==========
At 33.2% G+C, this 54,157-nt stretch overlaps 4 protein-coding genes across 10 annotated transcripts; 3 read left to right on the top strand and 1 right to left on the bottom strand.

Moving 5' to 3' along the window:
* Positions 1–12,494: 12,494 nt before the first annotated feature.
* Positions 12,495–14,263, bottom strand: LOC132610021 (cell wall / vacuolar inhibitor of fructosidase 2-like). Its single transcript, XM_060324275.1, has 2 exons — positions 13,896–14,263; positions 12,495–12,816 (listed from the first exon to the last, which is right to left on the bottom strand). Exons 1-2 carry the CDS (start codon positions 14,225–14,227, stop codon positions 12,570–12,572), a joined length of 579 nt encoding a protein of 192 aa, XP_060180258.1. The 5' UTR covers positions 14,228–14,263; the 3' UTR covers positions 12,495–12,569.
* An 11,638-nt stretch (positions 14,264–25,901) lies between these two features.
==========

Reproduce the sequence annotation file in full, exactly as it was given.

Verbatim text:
At 33.2% G+C, this 54,157-nt stretch overlaps 4 protein-coding genes across 10 annotated transcripts; 3 read left to right on the top strand and 1 right to left on the bottom strand.

Moving 5' to 3' along the window:
* Positions 1–12,494: 12,494 nt before the first annotated feature.
* Positions 12,495–14,263, bottom strand: LOC132610021 (cell wall / vacuolar inhibitor of fructosidase 2-like). Its single transcript, XM_060324275.1, has 2 exons — positions 13,896–14,263; positions 12,495–12,816 (listed from the first exon to the last, which is right to left on the bottom strand). Exons 1-2 carry the CDS (start codon positions 14,225–14,227, stop codon positions 12,570–12,572), a joined length of 579 nt encoding a protein of 192 aa, XP_060180258.1. The 5' UTR covers positions 14,228–14,263; the 3' UTR covers positions 12,495–12,569.
* An 11,638-nt stretch (positions 14,264–25,901) lies between these two features.